A trending focal point for wedding centerpieces and welcoming garden arrangements, air plants are leaving the soil behind to add texture and glee anywhere they’re placed. After a discussion on our Facebook page, air plant care seemed to be a topic of interest so Annette Gutierrez came to the rescue of our epiphyte friends with these tips to keep in mind when you can’t help but take home every one you come across.
- Air plants (or Tillandsias) are epiphytes, which mean they don't need soil.
- They take their nutrients up through their leaves and not through the little tendrils that are often found underneath. Those tendrils are actually used by the plant to hook onto branches or bark to anchor them, which is why they can be cut off without hurting the plant in any way (or even glue them on to an arrangement).
- Their natural environment is usually hanging sideways, so it's best to display them in the same way so they don't hold water in their centers which will make them rot.
- If you want to display them sitting flat, just remember to shake the water out.
- They like bright, filtered light, much like the tree canopies they originate from. For outside air plants, keep in bright, non-direct light.
- SOAK them every 7-10 days for at least 4 hours or preferably overnight and then turn them over after to dry out (or give them a good shake).
- Grey leafed or very bulbous varieties need soaking less...more like once every two weeks.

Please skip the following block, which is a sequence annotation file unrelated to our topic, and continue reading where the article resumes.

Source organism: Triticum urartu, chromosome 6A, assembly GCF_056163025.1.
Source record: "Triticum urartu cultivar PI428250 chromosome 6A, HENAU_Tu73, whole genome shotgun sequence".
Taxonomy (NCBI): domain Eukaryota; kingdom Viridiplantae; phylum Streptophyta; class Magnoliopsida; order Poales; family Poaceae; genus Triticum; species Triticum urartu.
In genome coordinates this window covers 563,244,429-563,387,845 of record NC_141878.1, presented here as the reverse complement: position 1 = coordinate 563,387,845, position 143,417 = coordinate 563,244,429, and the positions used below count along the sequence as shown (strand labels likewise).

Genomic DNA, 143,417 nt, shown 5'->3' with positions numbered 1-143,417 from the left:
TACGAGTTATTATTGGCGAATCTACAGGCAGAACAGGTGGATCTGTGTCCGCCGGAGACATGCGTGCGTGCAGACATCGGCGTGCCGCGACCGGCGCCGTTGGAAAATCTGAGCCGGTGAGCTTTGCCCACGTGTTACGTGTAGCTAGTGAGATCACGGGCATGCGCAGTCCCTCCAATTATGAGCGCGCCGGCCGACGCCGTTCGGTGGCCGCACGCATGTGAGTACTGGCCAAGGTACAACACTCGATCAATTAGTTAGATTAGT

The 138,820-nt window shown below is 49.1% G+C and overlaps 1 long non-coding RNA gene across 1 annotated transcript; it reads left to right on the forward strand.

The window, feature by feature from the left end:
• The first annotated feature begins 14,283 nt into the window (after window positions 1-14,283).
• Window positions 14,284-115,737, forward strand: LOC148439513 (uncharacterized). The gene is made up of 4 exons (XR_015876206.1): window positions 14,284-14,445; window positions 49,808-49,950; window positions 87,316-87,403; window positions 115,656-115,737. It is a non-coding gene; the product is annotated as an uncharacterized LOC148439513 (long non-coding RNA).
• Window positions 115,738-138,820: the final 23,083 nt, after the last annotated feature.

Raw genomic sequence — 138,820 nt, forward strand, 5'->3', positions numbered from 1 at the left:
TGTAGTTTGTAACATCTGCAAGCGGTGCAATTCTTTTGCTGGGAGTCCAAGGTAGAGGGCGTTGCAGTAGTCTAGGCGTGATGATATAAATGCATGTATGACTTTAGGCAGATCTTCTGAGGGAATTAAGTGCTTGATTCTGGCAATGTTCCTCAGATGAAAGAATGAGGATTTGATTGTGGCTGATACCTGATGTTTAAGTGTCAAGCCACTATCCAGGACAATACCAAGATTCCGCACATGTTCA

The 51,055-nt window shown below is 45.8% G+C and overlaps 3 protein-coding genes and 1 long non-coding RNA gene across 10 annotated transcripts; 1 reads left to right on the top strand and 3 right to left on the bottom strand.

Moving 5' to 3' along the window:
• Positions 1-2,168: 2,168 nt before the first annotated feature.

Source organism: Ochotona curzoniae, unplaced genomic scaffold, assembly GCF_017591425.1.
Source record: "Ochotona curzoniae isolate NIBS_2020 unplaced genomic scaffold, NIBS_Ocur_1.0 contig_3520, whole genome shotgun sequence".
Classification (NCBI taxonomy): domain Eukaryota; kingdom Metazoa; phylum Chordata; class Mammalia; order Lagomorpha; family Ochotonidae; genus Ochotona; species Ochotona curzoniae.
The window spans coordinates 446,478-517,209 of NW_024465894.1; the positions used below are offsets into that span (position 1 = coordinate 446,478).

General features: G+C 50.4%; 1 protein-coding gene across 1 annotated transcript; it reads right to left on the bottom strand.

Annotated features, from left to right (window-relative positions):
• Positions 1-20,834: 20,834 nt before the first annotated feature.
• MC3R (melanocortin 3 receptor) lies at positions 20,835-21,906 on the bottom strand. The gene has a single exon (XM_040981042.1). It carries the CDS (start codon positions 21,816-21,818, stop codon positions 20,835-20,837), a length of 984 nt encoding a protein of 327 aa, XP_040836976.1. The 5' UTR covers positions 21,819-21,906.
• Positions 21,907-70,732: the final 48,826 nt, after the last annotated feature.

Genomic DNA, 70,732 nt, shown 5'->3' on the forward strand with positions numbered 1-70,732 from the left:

- If the leaves are curling at the end, soak them immediately.
- If kept inside, watering is more important because there is less natural humidity due to heaters, air conditioners, etc.
- Epiphyte food or liquid sea kelp can be added to the soaking water to give them a little boost during the growing season.
- They would prefer (as would all houseplants) distilled water.
Annette Gutierrez is co-owner of Potted, a mecca for like-minded, design-loving, garden enthusiasts located in Los Angeles, Calif. Many of their products are also available for order online at Potted.
As one of their most popular items in the store, these plants are hard to kill, which makes them a favorite among young gardeners and black thumbs, but come in such a wide variety of shapes, colors, and sizes that even the most seasoned master gardeners are always bringing them home. The display ideas for these plants are almost endless: nestled in a hanging glass terrarium, peeking out from the cracks in a piece of driftwood, hanging upside down from dedicated air plant vases, or even popped into a bud vase or table centerpiece, these plants can find a home in any environment!
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Photo: Birdsall & Co.